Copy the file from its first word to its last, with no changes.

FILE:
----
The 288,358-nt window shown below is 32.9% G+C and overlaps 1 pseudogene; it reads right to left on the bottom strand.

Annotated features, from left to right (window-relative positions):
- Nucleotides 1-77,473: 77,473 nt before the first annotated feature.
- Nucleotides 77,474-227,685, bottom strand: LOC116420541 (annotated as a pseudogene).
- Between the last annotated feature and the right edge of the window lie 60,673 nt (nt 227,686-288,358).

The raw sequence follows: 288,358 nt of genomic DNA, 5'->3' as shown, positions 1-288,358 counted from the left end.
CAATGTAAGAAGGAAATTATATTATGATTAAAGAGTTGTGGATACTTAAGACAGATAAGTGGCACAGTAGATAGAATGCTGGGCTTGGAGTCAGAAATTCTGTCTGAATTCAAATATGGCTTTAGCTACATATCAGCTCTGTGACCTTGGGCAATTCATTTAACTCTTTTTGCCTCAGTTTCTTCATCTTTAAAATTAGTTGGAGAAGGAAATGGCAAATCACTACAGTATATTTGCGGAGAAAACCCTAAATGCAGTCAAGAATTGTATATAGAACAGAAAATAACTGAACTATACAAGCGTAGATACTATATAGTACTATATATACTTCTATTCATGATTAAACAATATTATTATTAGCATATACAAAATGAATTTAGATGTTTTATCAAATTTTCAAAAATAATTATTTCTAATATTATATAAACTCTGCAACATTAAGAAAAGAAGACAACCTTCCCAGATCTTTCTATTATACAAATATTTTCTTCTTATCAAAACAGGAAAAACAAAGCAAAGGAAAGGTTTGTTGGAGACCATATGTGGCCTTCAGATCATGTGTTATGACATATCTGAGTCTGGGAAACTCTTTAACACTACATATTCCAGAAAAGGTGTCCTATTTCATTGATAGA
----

The 288,358-nt window shown below is 32.9% G+C and overlaps 1 pseudogene; it reads right to left on the bottom strand.

Annotated features, from left to right (window-relative positions):
- Nucleotides 1-77,473: 77,473 nt before the first annotated feature.
- Nucleotides 77,474-227,685, bottom strand: LOC116420541 (annotated as a pseudogene).
- Between the last annotated feature and the right edge of the window lie 60,673 nt (nt 227,686-288,358).

The raw sequence follows: 288,358 nt of genomic DNA, 5'->3' as shown, positions 1-288,358 counted from the left end.
CAATGTAAGAAGGAAATTATATTATGATTAAAGAGTTGTGGATACTTAAGACAGATAAGTGGCACAGTAGATAGAATGCTGGGCTTGGAGTCAGAAATTCTGTCTGAATTCAAATATGGCTTTAGCTACATATCAGCTCTGTGACCTTGGGCAATTCATTTAACTCTTTTTGCCTCAGTTTCTTCATCTTTAAAATTAGTTGGAGAAGGAAATGGCAAATCACTACAGTATATTTGCGGAGAAAACCCTAAATGCAGTCAAGAATTGTATATAGAACAGAAAATAACTGAACTATACAAGCGTAGATACTATATAGTACTATATATACTTCTATTCATGATTAAACAATATTATTATTAGCATATACAAAATGAATTTAGATGTTTTATCAAATTTTCAAAAATAATTATTTCTAATATTATATAAACTCTGCAACATTAAGAAAAGAAGACAACCTTCCCAGATCTTTCTATTATACAAATATTTTCTTCTTATCAAAACAGGAAAAACAAAGCAAAGGAAAGGTTTGTTGGAGACCATATGTGGCCTTCAGATCATGTGTTATGACATATCTGAGTCTGGGAAACTCTTTAACACTACATATTCCAGAAAAGGTGTCCTATTTCATTGATAGA